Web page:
“Right from the beginning we have pointed out that the Venezuelan revolution has begun, but it is not finished, and it cannot be finished until the power of the Venezuelan oligarchy is broken”, states Alan Woods. “This means the expropriation of the land, banks and big industry under workers’ control and management. It means the arming of the people. It means the setting up of action committees linked up on a local, regional and national basis. It means that the working class must organise independently and strive to place itself at the head of the nation. And it means that the Marxist tendency must strive to win over the majority of the revolutionary movement.”
In the convulsive period of the 1930s, Leon Trotsky pinpointed single countries which for him represented “a key” to the international situation. At first it was Germany, then Spain, which became the focus for the world revolution. Today, one could say there are several “keys”, given the social, political, economic and military crisis unfolding on a world scale.
However, without doubt Latin America is currently in the vanguard of world revolution, and within the Latin American continent, Venezuela stands out sharply as the country most affected by this process. It would be no exaggeration to say that Venezuela is now the key to the international situation and the developing world revolution. It therefore follows that the class-conscious workers and youth in Britain and elsewhere must follow the events in Venezuela very closely and assist the revolution with every means possible.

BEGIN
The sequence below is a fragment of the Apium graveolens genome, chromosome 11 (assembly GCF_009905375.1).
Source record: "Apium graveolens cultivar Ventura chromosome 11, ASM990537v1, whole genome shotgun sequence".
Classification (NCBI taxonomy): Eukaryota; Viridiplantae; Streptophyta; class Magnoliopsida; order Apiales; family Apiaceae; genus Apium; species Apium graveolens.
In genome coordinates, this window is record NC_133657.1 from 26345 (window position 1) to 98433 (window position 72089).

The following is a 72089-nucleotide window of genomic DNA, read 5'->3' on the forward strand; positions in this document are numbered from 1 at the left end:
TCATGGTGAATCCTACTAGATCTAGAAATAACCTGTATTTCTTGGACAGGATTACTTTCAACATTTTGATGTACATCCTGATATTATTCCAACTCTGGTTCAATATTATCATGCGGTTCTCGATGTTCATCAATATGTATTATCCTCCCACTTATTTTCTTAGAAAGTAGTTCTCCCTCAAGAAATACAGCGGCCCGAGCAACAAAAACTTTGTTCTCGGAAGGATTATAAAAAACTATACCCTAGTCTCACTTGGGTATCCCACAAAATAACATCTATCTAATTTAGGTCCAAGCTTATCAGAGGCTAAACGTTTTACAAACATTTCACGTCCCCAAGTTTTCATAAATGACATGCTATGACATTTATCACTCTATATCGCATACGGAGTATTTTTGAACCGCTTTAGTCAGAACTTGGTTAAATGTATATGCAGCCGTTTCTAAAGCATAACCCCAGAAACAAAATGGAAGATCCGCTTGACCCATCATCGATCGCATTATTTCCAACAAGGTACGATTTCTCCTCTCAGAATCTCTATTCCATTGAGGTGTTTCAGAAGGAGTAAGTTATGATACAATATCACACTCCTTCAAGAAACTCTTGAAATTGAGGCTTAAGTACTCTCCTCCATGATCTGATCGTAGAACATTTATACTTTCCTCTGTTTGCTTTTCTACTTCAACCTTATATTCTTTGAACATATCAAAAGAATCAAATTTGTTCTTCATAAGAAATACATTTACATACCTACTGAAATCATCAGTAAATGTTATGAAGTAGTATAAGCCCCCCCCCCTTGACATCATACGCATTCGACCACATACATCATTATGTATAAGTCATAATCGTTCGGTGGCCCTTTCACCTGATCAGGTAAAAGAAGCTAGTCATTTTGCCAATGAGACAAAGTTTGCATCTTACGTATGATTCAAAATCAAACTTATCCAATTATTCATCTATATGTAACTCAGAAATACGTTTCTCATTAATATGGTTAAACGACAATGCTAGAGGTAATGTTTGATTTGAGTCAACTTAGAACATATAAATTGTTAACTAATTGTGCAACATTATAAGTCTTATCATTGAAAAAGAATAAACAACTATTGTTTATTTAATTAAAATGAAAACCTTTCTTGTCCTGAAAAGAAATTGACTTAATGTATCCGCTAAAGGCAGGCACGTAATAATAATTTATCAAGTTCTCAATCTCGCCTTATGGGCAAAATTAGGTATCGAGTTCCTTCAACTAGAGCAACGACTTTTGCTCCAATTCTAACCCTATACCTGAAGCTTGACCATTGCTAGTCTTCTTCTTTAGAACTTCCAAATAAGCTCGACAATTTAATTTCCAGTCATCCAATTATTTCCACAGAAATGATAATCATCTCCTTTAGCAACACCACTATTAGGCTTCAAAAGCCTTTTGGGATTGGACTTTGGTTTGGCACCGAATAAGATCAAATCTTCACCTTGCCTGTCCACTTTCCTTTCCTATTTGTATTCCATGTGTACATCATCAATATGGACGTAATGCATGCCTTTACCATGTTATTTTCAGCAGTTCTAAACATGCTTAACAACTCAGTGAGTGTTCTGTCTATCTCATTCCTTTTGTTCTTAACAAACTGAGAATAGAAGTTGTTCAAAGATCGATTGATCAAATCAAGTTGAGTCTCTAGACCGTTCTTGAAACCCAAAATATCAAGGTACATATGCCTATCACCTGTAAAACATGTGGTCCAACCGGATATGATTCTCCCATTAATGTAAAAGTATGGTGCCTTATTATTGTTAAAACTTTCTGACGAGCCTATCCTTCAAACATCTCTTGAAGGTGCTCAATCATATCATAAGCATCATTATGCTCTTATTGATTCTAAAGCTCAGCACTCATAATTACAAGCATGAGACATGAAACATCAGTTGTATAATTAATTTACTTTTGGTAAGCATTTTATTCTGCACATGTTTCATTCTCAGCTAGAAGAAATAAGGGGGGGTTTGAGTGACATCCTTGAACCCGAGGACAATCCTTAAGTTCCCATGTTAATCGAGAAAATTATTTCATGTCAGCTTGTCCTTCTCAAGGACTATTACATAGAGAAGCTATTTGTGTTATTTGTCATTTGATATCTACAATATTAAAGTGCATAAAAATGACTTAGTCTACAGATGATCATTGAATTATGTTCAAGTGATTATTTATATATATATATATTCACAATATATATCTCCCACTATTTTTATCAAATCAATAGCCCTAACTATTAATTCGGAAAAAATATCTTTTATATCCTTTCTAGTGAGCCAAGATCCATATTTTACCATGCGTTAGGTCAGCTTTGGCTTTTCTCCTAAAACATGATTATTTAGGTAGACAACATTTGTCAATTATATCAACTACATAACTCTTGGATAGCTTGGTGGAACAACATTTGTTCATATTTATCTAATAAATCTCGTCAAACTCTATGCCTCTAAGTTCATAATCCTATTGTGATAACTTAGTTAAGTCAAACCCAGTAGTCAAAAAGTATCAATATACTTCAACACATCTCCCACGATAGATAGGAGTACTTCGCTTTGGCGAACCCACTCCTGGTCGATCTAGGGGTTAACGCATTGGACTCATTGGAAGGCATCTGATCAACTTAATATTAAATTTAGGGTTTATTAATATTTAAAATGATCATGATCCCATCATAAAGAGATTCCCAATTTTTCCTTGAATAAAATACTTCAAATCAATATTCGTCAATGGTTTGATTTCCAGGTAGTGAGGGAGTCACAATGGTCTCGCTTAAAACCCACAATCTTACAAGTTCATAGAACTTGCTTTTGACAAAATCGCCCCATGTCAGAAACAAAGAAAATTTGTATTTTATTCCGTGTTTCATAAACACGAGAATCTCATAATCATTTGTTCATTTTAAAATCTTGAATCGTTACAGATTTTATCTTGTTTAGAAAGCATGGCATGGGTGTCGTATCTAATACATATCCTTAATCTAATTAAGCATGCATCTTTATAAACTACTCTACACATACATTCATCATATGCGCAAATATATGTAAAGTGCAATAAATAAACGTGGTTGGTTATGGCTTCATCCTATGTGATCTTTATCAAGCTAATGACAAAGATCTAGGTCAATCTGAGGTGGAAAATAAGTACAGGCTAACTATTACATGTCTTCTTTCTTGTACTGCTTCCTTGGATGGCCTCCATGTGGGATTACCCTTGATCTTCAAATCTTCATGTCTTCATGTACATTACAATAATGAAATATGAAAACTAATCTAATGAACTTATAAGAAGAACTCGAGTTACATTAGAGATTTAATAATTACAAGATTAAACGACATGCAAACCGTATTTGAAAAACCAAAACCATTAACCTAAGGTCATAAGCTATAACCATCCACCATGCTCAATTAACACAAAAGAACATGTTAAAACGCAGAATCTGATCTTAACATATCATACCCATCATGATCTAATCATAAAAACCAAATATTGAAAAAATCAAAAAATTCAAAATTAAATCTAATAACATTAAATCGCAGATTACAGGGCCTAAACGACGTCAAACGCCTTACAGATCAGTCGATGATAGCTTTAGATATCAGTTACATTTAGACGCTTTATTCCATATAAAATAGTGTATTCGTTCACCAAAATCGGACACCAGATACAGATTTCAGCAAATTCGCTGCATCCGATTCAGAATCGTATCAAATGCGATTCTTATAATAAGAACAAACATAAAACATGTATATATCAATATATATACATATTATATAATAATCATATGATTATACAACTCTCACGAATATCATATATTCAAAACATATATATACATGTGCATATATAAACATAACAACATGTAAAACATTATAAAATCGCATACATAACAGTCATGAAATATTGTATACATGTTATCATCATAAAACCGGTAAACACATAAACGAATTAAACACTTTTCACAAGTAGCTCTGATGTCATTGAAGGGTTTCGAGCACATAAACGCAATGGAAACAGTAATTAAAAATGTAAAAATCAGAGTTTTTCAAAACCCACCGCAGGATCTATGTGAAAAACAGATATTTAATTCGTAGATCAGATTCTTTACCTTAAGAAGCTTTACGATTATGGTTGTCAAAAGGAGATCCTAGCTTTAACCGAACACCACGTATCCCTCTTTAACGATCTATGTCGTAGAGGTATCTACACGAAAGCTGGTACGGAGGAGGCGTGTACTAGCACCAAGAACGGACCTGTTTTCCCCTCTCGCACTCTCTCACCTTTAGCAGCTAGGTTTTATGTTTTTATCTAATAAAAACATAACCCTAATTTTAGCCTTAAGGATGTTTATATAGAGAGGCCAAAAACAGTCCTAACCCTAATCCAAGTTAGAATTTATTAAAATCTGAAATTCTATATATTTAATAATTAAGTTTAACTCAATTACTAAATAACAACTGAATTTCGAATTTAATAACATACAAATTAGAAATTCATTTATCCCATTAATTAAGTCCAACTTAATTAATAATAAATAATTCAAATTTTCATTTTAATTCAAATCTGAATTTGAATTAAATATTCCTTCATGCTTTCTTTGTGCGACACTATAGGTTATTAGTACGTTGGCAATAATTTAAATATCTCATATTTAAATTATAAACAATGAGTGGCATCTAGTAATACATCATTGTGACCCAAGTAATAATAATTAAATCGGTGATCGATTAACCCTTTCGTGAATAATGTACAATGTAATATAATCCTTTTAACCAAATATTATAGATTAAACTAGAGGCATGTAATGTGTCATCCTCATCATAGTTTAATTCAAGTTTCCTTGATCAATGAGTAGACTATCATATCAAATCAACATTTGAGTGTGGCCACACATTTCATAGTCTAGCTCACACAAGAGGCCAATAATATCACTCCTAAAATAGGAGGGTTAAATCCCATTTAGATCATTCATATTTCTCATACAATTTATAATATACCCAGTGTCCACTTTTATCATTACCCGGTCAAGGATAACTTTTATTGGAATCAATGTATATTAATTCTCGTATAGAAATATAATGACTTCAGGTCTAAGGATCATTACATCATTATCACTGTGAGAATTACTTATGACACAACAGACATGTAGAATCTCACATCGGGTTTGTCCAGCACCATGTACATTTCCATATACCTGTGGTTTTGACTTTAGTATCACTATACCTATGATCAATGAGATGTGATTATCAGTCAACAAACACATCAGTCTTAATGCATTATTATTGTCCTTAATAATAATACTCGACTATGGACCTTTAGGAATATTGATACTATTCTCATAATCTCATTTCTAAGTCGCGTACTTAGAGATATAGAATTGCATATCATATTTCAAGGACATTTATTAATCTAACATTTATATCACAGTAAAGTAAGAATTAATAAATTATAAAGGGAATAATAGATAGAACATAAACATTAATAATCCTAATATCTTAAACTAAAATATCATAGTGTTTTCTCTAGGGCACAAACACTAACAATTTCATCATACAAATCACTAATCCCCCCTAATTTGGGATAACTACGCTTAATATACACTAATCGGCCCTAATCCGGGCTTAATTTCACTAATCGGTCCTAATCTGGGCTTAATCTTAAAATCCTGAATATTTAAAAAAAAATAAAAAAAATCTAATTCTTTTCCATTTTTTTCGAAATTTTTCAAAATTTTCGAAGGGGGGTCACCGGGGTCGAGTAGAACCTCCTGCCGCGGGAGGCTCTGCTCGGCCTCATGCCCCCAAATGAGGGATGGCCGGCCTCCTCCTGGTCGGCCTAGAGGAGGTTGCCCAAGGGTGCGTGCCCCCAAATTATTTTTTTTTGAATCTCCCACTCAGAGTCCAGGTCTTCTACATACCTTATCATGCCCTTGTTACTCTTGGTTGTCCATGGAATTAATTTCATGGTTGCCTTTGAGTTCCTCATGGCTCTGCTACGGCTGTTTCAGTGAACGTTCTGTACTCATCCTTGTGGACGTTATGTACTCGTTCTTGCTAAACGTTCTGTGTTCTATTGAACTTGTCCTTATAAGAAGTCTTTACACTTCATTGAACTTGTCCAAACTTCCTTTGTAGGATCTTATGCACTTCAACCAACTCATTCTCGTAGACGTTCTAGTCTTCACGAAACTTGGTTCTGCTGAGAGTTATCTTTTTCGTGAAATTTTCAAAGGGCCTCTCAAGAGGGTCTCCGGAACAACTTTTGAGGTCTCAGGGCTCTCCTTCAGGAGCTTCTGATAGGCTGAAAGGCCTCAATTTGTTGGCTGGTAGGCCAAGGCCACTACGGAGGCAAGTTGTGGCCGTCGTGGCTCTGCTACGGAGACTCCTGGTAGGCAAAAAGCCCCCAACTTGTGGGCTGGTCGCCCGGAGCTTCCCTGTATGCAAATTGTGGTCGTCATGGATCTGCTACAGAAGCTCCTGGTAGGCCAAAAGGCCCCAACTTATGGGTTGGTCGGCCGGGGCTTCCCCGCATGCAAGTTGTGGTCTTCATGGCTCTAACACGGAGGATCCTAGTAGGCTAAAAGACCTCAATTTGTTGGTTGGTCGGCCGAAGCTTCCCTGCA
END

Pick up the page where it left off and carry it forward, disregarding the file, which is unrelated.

This book by Alan Woods is essential reading for all those who want to understand what is happening in Venezuela today. But this is no mere description of events. It is a powerful Marxist analysis of the Venezuelan Revolution, its weaknesses and strengths, its contradictions and unique characteristics. The book was not written with hindsight. Every chapter, beginning with the coup of April 2002, was written as the events were unfolding at the time, and traces the winding course of the revolution. They reflect the immediacy and lightening speed of events happening before our very eyes. These articles, which were posted on our Spanish language website, had a big effect within Venezuela itself. They rapidly connected with those revolutionary Bolivarians keen to read and study them.
They were immediately downloaded from the internet and printed out, then circulated by hand amongst the Bolivarian circles and pinned to notice boards in political meetings and elsewhere. This reflected the colossal power of ideas in concert with the unfolding revolution and the living experience of the masses. It was thorough the impact of Alan Woods’ articles that we came into contact with the most advanced and class-conscious elements within the Bolivarian movement, all of whom had been attracted by the bold perspectives, as well as the theoretical method of Marxism which underpinned the whole analysis. Soon afterwards a Marxist tendency was formed in Venezuela, based upon the perspective of turning the national-democratic Bolivarian Revolution into a socialist revolution. The tendency then fused with a group of revolutionary militants who had a long revolutionary history in Venezuela to constitute the Revolutionary Marxist Current, the Venezuelan section of the International Marxist Tendency. This represented an historic breakthrough. The coming period will provide many opportunities for revolutionary Marxism, testing its ideas and mettle as it connects with the mass movement, not only in Venezuela, but throughout the whole of Latin America.